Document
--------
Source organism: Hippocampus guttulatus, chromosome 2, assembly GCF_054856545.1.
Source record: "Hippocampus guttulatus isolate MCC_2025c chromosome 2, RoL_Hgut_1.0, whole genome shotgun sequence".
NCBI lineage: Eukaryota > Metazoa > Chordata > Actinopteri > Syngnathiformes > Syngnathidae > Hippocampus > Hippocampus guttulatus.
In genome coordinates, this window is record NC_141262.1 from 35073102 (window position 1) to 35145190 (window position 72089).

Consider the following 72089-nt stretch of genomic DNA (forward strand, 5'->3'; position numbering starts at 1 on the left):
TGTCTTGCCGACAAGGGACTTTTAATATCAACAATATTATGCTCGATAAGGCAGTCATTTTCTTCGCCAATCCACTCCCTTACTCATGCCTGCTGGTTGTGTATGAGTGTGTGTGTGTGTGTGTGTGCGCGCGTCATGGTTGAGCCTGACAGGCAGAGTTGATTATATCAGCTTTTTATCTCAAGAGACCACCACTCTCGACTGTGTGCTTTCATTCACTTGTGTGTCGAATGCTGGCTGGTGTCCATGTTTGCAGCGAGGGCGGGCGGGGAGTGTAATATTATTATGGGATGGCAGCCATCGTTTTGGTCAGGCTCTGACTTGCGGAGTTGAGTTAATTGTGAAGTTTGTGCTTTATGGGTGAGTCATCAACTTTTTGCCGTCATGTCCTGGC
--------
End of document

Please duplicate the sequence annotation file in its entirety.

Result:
Source organism: Hippocampus guttulatus, chromosome 2, assembly GCF_054856545.1.
Source record: "Hippocampus guttulatus isolate MCC_2025c chromosome 2, RoL_Hgut_1.0, whole genome shotgun sequence".
NCBI lineage: Eukaryota > Metazoa > Chordata > Actinopteri > Syngnathiformes > Syngnathidae > Hippocampus > Hippocampus guttulatus.
In genome coordinates, this window is record NC_141262.1 from 35073102 (window position 1) to 35145190 (window position 72089).

Consider the following 72089-nt stretch of genomic DNA (forward strand, 5'->3'; position numbering starts at 1 on the left):
TGTCTTGCCGACAAGGGACTTTTAATATCAACAATATTATGCTCGATAAGGCAGTCATTTTCTTCGCCAATCCACTCCCTTACTCATGCCTGCTGGTTGTGTATGAGTGTGTGTGTGTGTGTGTGTGCGCGCGTCATGGTTGAGCCTGACAGGCAGAGTTGATTATATCAGCTTTTTATCTCAAGAGACCACCACTCTCGACTGTGTGCTTTCATTCACTTGTGTGTCGAATGCTGGCTGGTGTCCATGTTTGCAGCGAGGGCGGGCGGGGAGTGTAATATTATTATGGGATGGCAGCCATCGTTTTGGTCAGGCTCTGACTTGCGGAGTTGAGTTAATTGTGAAGTTTGTGCTTTATGGGTGAGTCATCAACTTTTTGCCGTCATGTCCTGGC